It seems to me that DC wants to make Superman more of a global figure than purely an American one. I think this is a logical next step for him, to be honest. The idea of globalization has taken hold so firmly now that it was inevitable that a superhero like Superman, who has essentially worked on behalf of a particular govt, now works for the whole globe and will help humanity wherever it is in danger regardless of who it is.
I don't really know what the writers are trying to say by having this split occur in such a manner though. It may simply be some sort of bastardized version of a "statement" about the state and direction of U.S. foreign policy now. As tempting as it is to read further into this about-face of Superman's, I think what's really going on here is that the writers are simply trying to "say something" and they're using Superman and his citizenship as a vehicle to denounce whatever actions of the U.S. govt that may anger them.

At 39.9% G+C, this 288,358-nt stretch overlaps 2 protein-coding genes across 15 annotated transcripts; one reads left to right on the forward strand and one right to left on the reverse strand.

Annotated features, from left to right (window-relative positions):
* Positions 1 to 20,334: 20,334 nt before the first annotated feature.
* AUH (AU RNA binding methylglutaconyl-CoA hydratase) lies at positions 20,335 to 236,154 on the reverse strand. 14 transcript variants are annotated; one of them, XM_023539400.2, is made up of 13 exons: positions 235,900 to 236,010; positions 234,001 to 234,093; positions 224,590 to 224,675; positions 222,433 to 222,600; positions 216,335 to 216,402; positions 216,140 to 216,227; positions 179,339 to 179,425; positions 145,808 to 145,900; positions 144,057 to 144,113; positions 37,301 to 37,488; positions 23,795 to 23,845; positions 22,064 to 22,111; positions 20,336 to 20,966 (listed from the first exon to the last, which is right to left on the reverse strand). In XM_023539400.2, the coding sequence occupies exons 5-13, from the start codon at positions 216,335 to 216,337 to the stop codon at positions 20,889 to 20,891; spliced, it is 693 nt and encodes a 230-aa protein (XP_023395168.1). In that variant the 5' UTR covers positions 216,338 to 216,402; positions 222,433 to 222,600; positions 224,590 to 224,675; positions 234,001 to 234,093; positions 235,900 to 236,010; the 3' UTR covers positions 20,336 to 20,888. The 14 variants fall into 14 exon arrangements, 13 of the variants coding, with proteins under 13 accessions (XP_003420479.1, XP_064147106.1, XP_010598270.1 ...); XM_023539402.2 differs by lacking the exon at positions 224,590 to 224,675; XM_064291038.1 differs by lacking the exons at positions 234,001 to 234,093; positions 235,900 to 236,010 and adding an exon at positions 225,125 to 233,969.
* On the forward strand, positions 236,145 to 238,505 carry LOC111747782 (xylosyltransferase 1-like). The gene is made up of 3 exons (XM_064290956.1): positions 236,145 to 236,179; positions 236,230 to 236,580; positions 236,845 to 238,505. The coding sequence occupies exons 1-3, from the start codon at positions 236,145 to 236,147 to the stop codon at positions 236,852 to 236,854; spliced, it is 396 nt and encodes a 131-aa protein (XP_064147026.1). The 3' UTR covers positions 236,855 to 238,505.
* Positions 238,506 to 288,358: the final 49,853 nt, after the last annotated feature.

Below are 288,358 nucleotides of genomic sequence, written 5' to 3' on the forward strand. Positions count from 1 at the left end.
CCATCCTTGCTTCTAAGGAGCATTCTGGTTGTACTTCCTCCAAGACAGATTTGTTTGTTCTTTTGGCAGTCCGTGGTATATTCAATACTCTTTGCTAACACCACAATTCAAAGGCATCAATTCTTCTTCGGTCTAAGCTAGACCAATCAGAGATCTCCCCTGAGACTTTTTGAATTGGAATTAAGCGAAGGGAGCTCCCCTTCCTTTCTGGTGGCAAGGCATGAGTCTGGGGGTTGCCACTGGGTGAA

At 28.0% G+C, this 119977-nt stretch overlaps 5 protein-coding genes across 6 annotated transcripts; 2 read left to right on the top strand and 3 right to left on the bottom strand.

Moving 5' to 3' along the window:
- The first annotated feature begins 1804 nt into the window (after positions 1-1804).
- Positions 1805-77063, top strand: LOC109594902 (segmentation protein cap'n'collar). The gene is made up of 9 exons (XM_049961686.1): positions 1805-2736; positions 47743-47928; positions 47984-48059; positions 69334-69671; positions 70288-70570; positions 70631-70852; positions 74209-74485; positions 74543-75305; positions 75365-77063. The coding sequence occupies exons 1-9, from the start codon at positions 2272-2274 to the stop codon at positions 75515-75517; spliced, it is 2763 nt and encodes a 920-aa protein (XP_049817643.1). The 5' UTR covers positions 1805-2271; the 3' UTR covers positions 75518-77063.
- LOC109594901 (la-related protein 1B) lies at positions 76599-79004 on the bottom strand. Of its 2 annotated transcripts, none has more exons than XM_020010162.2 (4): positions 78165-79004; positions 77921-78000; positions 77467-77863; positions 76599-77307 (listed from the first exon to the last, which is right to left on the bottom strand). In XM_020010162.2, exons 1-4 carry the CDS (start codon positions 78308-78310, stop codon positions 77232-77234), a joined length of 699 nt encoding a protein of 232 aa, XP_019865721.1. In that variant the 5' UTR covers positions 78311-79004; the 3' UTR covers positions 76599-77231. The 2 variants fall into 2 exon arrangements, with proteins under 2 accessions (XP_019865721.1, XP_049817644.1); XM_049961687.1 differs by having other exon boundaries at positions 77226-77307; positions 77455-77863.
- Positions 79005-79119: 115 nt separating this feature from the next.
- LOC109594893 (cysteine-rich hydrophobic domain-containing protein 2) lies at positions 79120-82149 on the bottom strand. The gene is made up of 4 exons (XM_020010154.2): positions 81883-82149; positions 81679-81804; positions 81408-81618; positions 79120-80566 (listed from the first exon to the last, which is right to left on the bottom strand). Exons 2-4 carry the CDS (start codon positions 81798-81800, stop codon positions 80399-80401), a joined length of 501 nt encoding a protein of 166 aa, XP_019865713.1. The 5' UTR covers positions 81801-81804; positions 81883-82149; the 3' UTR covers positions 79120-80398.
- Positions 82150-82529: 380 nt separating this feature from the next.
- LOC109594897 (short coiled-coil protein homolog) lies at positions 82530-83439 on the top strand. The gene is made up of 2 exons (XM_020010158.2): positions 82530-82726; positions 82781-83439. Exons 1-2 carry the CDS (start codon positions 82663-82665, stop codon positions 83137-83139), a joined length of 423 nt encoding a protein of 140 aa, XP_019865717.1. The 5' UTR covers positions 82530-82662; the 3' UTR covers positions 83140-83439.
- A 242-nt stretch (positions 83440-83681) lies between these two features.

I don't think this says as much about the U.S. as it does about the state of comics either. Back during WWII comics were helpful in ramping up patriotism and a lot of the characters (Batman is the first that comes to mind) even urged their readers to buy govt-issued war bonds inside the pages of the comics. Even during the Vietnam War the major comic books didn't play to the anti-war/student protest crowd nearly as much as they played to the fervent patriot crowd. I think comics have always been kind of slow in that regard. There wasn't a real move toward the anti-hero type of character until Batman's renaissance in the mid 70s, the introduction of characters like the Punisher and the overall darkening of the tone of a lot of the comics, even though that movement had taken place in American literature much earlier and in American film back in the late 60s. I think what seems to be a pretty overt way of levying criticism against the U.S. govt and its foreign policy is the next natural step as comics slowly crawl toward being overtly political in an anti-govt sort of way. At least, it's moving toward the mainstream now with a character as intrinsically-connected to America as Superman.